If saving for a down payment is the biggest hurdle you have to clear, here are eight easy tips to help get you on the road to house hunting sooner.
No doubt about it, coming up with the down payment for a house, especially for first timers, is tough. Whether you’re considering a conventional mortgage with a 20% down payment (for a $200,000 house that’s $40,000) or a Federal Housing Administration (FHA) loan with just 3.5% down (that’s $7,000 for a $200,000 home), socking away that much cash could take years.
But don’t despair. People buy houses every day so if they can do it, you can too. Use these eight simple strategies to make saving for your down payment easier than you think.
- Figure out how much you need.
Even though you won’t know exactly what your down payment will be until you find a property, you can estimate the amount by knowing how much house you can comfortably afford and the average home prices in your area. If you’re looking to buy a house or condo in the $200,000 range, for example, you know you’ll need to save between $7,000 and $40,000.
- Open a dedicated savings account.
Set up an account that’s specifically for your down payment nest egg. Make sure these funds are working for you; parking money in a savings account earning 1% won’t get you the keys to your dream house anytime soon. Instead, look for high-yield savings or money market accounts, or consider a CD. Then make saving effortless by having a regular withdrawal from your paycheck go directly, automatically into your down payment account.
- Reduce your housing expenses.
It’s hard to save for a house if rent eats a good chunk of your money. But leases come to an end and when yours does consider negotiating a lower rent if you’ve been a good tenant. Or consider moving to a smaller or cheaper apartment and socking away your savings. Other options: get a roommate and share the cost of renting, or move back home with mom and dad (if all parties are willing!).
Take stock of your other monthly expenses to see where you can save money. Check the rates on your car, health and renter’s insurance as well as your cable TV, internet and cell phone plans – you may be able to save a bundle by making even small changes. Put away your credit cards in favor of cash purchases, as research shows you’ll spend less. Clip coupons to save at the grocery store, then cook more at home and eat out less. Other options: Consider selling your car and pocketing the savings on gas and parking if public transportation or car pooling are options. Cut back on new clothes and shoes, your daily coffee habit, gym membership, or vacations while you’re reaching for your goal. Saving shouldn’t hurt, so only employ the methods that are right for you.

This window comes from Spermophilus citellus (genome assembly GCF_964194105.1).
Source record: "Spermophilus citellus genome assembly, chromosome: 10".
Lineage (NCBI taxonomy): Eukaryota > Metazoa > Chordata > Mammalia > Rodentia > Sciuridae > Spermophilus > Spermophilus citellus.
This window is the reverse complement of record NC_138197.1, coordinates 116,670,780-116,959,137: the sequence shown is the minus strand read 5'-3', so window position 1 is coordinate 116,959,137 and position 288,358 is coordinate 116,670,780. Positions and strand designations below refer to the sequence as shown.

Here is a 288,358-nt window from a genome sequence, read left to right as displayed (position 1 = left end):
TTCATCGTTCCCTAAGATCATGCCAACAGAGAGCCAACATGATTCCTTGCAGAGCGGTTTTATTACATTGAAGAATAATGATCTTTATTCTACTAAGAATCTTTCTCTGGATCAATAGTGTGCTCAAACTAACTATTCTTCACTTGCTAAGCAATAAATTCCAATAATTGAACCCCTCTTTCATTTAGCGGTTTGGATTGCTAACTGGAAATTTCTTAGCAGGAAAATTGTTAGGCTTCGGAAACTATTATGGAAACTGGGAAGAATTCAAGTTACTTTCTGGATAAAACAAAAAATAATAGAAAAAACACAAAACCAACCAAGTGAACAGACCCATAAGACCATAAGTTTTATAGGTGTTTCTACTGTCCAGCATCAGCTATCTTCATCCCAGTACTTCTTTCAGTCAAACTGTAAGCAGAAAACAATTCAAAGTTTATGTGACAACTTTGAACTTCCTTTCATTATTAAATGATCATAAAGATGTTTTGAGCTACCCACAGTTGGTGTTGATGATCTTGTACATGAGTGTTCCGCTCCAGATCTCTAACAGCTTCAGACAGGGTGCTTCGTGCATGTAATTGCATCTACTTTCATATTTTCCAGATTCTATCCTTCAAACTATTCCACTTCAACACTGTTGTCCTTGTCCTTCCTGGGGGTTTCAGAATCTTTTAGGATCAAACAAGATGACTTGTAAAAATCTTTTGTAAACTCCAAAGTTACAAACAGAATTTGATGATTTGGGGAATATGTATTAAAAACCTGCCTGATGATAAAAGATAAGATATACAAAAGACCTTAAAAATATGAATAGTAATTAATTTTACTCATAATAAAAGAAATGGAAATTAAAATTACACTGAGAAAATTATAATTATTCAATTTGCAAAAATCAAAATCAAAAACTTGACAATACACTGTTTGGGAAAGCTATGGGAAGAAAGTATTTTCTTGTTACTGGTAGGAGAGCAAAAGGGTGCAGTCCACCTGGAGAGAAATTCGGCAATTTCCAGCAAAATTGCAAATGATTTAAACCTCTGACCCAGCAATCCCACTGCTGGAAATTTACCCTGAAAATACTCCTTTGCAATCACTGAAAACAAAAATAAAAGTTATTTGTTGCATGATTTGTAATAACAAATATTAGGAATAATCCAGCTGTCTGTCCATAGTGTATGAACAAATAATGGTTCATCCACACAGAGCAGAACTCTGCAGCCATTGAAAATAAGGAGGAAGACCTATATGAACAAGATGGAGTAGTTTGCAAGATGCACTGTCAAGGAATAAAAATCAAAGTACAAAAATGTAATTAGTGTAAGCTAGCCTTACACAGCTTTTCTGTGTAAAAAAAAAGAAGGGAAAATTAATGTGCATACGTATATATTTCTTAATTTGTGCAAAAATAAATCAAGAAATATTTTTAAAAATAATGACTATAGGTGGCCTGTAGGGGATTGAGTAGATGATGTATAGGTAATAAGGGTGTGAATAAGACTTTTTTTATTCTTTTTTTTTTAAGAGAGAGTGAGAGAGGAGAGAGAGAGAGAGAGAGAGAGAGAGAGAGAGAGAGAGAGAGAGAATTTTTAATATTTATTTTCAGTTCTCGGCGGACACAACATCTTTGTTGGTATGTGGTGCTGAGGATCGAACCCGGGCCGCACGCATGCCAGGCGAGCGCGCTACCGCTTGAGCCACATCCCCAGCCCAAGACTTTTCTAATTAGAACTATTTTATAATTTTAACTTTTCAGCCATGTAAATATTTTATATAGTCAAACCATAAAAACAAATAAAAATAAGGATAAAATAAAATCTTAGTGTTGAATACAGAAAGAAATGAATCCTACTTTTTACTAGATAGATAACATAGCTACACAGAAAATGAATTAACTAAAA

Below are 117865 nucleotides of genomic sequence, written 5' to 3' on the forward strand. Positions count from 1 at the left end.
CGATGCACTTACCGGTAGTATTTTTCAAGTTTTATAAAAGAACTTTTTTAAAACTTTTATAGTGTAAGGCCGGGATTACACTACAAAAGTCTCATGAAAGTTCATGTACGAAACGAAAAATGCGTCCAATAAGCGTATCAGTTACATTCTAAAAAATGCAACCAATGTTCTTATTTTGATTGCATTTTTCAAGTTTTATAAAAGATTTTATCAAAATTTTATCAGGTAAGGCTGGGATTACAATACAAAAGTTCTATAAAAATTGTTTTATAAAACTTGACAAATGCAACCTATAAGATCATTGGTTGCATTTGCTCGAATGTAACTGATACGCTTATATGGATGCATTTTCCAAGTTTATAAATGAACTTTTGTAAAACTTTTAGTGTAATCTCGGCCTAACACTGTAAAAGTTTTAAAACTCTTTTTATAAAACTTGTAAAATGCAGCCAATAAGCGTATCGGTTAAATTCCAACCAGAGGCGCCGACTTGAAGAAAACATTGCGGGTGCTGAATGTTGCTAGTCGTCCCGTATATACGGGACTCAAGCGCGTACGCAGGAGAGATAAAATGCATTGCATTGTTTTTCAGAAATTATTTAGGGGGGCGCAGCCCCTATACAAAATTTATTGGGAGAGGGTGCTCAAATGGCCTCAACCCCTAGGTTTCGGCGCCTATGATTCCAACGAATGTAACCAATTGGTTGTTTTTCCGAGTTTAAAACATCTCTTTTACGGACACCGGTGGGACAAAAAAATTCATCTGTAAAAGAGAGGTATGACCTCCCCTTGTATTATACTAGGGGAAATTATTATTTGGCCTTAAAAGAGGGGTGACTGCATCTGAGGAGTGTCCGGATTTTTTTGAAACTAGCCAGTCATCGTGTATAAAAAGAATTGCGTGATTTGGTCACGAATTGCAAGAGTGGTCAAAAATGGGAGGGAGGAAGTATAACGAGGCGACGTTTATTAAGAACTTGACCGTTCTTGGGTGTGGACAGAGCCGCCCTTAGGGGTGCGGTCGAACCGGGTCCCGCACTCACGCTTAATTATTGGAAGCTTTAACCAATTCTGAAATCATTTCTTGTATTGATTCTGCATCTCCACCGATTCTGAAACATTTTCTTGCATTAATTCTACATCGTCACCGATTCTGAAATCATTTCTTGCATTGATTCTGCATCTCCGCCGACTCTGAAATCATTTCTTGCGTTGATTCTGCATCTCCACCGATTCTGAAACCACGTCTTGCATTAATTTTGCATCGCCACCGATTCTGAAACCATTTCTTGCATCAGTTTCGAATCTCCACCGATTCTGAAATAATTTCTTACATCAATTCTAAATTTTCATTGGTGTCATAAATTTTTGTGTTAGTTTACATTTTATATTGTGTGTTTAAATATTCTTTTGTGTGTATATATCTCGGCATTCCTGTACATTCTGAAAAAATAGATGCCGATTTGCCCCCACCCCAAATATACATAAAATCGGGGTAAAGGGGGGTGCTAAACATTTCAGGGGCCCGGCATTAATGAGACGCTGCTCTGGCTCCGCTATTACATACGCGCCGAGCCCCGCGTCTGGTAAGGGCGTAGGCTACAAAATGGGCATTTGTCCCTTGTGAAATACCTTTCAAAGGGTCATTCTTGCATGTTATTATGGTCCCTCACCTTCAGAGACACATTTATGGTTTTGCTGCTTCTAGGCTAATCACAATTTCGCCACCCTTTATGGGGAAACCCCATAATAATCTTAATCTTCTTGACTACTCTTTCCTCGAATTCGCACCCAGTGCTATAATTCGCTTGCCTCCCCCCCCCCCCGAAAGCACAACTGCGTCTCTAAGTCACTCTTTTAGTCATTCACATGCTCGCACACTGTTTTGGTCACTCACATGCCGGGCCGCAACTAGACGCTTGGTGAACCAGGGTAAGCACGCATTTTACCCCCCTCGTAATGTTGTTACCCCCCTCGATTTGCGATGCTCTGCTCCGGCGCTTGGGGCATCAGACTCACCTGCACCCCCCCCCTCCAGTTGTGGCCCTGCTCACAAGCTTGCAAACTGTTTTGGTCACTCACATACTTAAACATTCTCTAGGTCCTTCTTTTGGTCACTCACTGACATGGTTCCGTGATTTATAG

- Earn extra money.
If you can put in extra hours, pick up a part-time job or let your boss know that you’re open to work overtime. Alternately, use your 9-to-5 skills to land freelance work outside the office. Other options: Clear out the clutter and stash cash at the same time by selling items you no longer need at a garage sale, online or through a consignment shop. Or consider doing odd jobs such as housecleaning, lawn care, or pet- or baby-sitting to boost your income.
- Tap your retirement accounts.
As a first-time home buyer, you can take up to $10,000 from your IRA and avoid the 10% early-withdrawal fee. (Find out more at irs.gov.) Similarly, you can borrow from your 401(k) account without tax or penalty. Or, if you’re contributing more to your 401(k) than your employer matches, scale back your contribution for a couple years and put that extra cash into your down payment fund.
- Get a gift.
You can receive up to $13,000 tax-free from a single donor each year. So if Mom and Dad or your friends and other relatives want to give you cash toward a down payment, take it. In most cases, however, they’ll have to write a letter stating that the money is indeed a gift. But it’ll be yours, for free.
- Check out home buyer programs.
Counties, states and the federal government all have programs to help people who want to buy a house. Check with the Federal Housing Administration, Veteran’s Administration and state housing authorities to see which programs you qualify for. Some programs offer housing discounts, while others provide down payment loans and grants. Many also require home-buyer classes, especially for first-time home buyers.